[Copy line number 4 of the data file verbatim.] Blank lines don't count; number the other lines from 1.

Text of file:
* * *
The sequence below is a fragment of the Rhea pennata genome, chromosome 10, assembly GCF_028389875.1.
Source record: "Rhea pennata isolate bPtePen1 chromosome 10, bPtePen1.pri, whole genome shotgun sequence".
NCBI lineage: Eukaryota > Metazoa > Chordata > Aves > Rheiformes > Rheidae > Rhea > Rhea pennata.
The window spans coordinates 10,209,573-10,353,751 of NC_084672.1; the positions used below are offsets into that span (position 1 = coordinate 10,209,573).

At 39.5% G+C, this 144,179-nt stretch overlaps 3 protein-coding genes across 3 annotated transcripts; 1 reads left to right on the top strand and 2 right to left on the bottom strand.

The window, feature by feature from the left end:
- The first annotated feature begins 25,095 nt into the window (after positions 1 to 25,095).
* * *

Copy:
The window spans coordinates 10,209,573-10,353,751 of NC_084672.1; the positions used below are offsets into that span (position 1 = coordinate 10,209,573).